Intracranial epidural hematoma in a newborn with DIC secondary to congenital rubella
Imene Dahmane Ayadi, Emira Ben Hamida
The Pan African Medical Journal. 2015;22:63. doi:10.11604/pamj.2015.22.63.7713

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Intracranial epidural hematoma in a newborn with DIC secondary to congenital rubella

Cite this: The Pan African Medical Journal. 2015;22:63. doi:10.11604/pamj.2015.22.63.7713

Received: 14/08/2015 - Accepted: 21/09/2015 - Published: 23/09/2015

Key words: Epidural, hematoma, congenital rubella syndrome

© Imene Dahmane Ayadi et al. The Pan African Medical Journal - ISSN 1937-8688. This is an Open Access article distributed under the terms of the Creative Commons Attribution License (http://creativecommons.org/licenses/by/2.0), which permits unrestricted use, distribution, and reproduction in any medium, provided the original work is properly cited.

Available online at: http://www.panafrican-med-journal.com/content/article/22/63/full

Corresponding author: Imene Dahmane Ayadi, Department of Neonatology, Charles Nicolle Hospital, Tunis El Manar University, Tunis, Tunisia (imen_ayadi@hotmail.com)


Intracranial epidural hematoma in a newborn with DIC secondary to congenital rubella

 

Imene Dahmane Ayadi1,&, Emira Ben Hamida1

 

1Department of Neonatology, Charles Nicolle Hospital, Tunis El Manar University, Tunis, Tunisia

 

 

&Corresponding author
Imene Dahmane Ayadi, Department of Neonatology, Charles Nicolle Hospital, Tunis El Manar University, Tunis, Tunisia

 

 

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Epidural hematoma in newborns is rare, it occurs more frequently in infants born from nulliparous mothers with delivery difficulties. Intracranial hemorrhage in infants is usually secondary to vascular malformations, anticoagulation, inherited or acquired coagulopathy. Hematological disorders are infrequently associated with congenital rubella. The main defects of the disease associate deafness, cataracts, congenital heart disease, microcephaly and mental retardation. Rubella remains a public health problem in developing countries, in which rubella immunization is not a part of the national immunization program. We report a preterm infant, born at 31 weeks of gestation, by caesarean section for fetal distress. Prenatal ultrasound showed intrauterine growth restriction with marked oligohydramnios. The mother reported pyrexia and rush in the first missed menstrual period. Maternal rubella status was unknown. At birth, clinical examination showed microcephaly, blueberry muffin rash, diffused ecchymoses, splenomegaly, jaundice, lethargy, hypotonia and mutisite bleeding. Laboratory tests showed severe thrombocytopenia at 8 x 109/L, prolonged prothrombin time, anemia at 10.2g/dL, and hyperbilirubinemia. Urgent cranial ultrasound showed epidural hematoma with mass effect on the underlying parietal lobe and the right lateral ventricle with mid-line shift (A). It also revealed hydropcephaly sequelae of prenatal intraventricular hemorrhage; with periventricular cysts and thalamic arteritis, signs of fetopathy (B). Congenital rubella syndrome diagnosis was confirmed by a positive test of specific anti-rubella immunoglobulins M. The outcome was poor with persistence of disseminated intravascular coagulation requiring multiple fresh frozen plasma and platelet transfusion. The infant died on the third day of life secondary to refractive hemorrhage.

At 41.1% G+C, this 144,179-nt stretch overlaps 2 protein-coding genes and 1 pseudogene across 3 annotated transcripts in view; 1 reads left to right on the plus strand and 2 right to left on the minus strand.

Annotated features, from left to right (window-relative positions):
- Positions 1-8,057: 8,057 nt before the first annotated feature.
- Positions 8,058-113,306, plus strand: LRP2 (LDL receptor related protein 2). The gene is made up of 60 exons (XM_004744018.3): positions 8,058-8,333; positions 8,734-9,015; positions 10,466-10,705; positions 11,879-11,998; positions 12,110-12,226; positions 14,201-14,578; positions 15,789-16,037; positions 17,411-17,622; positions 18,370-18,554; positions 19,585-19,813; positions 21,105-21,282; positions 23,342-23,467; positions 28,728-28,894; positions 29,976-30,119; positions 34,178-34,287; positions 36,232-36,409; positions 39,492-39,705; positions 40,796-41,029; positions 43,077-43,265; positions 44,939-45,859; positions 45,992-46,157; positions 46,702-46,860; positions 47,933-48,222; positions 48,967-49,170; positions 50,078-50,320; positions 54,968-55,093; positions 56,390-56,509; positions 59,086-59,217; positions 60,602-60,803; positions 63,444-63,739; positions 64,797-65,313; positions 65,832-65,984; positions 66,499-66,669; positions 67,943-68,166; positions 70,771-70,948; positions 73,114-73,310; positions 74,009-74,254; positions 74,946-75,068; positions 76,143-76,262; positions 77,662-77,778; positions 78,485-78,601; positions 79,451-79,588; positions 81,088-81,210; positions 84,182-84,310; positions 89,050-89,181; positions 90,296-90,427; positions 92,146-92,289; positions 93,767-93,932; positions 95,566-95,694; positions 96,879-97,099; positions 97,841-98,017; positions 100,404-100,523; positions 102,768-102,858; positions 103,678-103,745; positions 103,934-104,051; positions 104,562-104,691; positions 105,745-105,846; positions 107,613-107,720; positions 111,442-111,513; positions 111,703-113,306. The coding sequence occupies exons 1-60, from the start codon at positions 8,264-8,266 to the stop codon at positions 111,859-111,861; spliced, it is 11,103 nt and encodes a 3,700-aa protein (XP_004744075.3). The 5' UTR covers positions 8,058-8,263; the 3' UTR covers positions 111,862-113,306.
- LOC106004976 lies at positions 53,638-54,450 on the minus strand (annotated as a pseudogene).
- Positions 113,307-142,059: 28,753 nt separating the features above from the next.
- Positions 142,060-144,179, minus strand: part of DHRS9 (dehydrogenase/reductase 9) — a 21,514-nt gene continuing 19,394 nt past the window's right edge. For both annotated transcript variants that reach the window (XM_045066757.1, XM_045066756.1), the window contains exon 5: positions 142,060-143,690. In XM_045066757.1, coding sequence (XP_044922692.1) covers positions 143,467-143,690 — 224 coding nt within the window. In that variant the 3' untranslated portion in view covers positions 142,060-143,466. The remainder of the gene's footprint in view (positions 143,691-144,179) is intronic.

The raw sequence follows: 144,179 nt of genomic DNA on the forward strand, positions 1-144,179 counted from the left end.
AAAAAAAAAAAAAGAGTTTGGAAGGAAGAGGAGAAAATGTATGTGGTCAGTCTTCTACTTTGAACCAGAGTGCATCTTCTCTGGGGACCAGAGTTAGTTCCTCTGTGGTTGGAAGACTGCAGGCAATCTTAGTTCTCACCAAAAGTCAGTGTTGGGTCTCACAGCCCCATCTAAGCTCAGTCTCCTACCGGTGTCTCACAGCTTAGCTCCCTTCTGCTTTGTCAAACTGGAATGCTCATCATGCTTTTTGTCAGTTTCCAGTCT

Figure 1: (A) epidural hematoma; (B) hydrocephaly

 

 

 

 

 

 

 

 

 

 

 

 

 

 

 

 

 

 

 

 

 

 

 

 

 


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